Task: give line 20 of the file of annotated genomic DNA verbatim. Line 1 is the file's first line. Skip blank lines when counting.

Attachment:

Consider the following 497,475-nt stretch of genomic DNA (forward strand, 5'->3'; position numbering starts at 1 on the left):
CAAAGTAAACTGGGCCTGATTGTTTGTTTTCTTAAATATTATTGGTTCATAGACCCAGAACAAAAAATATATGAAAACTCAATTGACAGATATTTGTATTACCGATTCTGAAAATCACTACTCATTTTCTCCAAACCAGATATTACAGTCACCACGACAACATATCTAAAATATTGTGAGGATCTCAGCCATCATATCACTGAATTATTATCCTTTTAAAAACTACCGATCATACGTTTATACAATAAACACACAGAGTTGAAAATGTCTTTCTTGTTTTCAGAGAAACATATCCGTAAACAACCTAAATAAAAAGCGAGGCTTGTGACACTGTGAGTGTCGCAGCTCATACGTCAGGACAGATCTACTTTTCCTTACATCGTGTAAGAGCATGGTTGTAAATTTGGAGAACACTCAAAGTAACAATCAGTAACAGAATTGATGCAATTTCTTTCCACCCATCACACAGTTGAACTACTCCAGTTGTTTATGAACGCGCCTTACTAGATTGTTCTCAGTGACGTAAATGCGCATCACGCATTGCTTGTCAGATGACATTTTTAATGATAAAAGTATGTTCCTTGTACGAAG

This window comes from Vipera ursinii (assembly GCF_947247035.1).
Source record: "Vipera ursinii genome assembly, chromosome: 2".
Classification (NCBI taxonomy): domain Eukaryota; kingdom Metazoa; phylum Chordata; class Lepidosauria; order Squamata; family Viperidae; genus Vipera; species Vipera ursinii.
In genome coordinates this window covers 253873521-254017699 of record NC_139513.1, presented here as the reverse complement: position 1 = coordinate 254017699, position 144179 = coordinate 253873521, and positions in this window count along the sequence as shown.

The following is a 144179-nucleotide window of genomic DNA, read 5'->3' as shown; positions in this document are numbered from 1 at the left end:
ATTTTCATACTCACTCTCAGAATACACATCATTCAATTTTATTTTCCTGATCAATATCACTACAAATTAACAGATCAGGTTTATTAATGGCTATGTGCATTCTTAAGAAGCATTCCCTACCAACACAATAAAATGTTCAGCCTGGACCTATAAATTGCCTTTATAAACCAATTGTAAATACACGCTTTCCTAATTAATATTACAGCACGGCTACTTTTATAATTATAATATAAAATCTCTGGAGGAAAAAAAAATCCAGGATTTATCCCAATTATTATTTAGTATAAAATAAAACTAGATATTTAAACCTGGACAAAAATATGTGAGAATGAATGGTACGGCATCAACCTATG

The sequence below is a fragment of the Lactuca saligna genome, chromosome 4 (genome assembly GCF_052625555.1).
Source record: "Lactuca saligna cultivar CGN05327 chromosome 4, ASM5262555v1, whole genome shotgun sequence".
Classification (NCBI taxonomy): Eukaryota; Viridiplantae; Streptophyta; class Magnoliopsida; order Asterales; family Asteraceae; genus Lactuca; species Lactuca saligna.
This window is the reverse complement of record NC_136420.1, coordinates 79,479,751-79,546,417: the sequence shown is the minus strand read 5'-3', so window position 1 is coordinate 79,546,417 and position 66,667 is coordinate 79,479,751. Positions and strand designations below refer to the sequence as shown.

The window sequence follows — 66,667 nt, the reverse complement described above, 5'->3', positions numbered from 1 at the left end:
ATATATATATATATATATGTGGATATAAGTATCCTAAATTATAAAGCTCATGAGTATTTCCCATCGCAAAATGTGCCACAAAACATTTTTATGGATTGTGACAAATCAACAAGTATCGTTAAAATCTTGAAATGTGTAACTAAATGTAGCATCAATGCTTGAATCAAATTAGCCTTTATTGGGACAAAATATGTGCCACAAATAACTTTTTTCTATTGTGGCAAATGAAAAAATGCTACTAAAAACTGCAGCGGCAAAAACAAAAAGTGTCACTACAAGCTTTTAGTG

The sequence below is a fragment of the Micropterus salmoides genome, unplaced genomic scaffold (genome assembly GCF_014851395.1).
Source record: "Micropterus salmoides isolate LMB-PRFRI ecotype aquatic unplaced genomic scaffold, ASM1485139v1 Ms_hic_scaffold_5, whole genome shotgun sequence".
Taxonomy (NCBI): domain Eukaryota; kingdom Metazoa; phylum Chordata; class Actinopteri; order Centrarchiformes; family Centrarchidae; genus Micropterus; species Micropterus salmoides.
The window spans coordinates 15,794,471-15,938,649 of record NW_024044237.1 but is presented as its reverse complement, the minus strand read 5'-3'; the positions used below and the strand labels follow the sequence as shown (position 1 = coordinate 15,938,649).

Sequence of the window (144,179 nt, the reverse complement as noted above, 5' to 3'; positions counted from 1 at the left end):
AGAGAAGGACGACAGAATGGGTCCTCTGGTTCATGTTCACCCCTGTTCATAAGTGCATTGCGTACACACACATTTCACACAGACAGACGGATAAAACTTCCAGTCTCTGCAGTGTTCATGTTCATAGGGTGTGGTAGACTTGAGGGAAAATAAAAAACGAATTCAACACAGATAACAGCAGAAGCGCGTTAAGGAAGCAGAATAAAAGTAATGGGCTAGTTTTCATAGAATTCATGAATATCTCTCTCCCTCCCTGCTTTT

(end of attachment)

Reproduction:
AGAGAAGGACGACAGAATGGGTCCTCTGGTTCATGTTCACCCCTGTTCATAAGTGCATTGCGTACACACACATTTCACACAGACAGACGGATAAAACTTCCAGTCTCTGCAGTGTTCATGTTCATAGGGTGTGGTAGACTTGAGGGAAAATAAAAAACGAATTCAACACAGATAACAGCAGAAGCGCGTTAAGGAAGCAGAATAAAAGTAATGGGCTAGTTTTCATAGAATTCATGAATATCTCTCTCCCTCCCTGCTTTT